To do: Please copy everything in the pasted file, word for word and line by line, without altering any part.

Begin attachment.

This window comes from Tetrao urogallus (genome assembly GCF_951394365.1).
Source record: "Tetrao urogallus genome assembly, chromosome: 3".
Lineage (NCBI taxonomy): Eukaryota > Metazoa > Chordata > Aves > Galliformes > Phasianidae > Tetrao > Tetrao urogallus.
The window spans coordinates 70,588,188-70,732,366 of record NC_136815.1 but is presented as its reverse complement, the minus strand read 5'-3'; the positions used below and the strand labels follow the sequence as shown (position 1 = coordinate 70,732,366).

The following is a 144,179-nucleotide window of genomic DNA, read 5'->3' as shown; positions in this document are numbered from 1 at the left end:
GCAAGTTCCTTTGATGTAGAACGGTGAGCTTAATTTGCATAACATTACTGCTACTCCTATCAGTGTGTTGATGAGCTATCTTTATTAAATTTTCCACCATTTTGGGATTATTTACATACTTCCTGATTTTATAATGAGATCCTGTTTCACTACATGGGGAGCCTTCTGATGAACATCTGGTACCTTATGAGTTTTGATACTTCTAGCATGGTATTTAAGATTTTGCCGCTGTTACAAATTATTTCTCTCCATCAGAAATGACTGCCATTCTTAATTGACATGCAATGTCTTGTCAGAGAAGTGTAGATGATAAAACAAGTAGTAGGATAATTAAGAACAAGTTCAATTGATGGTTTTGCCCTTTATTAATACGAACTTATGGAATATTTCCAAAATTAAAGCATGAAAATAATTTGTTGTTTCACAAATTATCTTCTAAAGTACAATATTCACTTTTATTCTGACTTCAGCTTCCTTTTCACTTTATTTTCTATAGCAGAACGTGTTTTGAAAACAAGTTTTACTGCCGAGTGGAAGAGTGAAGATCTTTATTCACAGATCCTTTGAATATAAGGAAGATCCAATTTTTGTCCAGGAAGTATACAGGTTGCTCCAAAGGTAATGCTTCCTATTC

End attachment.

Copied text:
This window comes from Tetrao urogallus (genome assembly GCF_951394365.1).
Source record: "Tetrao urogallus genome assembly, chromosome: 3".
Lineage (NCBI taxonomy): Eukaryota > Metazoa > Chordata > Aves > Galliformes > Phasianidae > Tetrao > Tetrao urogallus.
The window spans coordinates 70,588,188-70,732,366 of record NC_136815.1 but is presented as its reverse complement, the minus strand read 5'-3'; the positions used below and the strand labels follow the sequence as shown (position 1 = coordinate 70,732,366).

The following is a 144,179-nucleotide window of genomic DNA, read 5'->3' as shown; positions in this document are numbered from 1 at the left end:
GCAAGTTCCTTTGATGTAGAACGGTGAGCTTAATTTGCATAACATTACTGCTACTCCTATCAGTGTGTTGATGAGCTATCTTTATTAAATTTTCCACCATTTTGGGATTATTTACATACTTCCTGATTTTATAATGAGATCCTGTTTCACTACATGGGGAGCCTTCTGATGAACATCTGGTACCTTATGAGTTTTGATACTTCTAGCATGGTATTTAAGATTTTGCCGCTGTTACAAATTATTTCTCTCCATCAGAAATGACTGCCATTCTTAATTGACATGCAATGTCTTGTCAGAGAAGTGTAGATGATAAAACAAGTAGTAGGATAATTAAGAACAAGTTCAATTGATGGTTTTGCCCTTTATTAATACGAACTTATGGAATATTTCCAAAATTAAAGCATGAAAATAATTTGTTGTTTCACAAATTATCTTCTAAAGTACAATATTCACTTTTATTCTGACTTCAGCTTCCTTTTCACTTTATTTTCTATAGCAGAACGTGTTTTGAAAACAAGTTTTACTGCCGAGTGGAAGAGTGAAGATCTTTATTCACAGATCCTTTGAATATAAGGAAGATCCAATTTTTGTCCAGGAAGTATACAGGTTGCTCCAAAGGTAATGCTTCCTATTC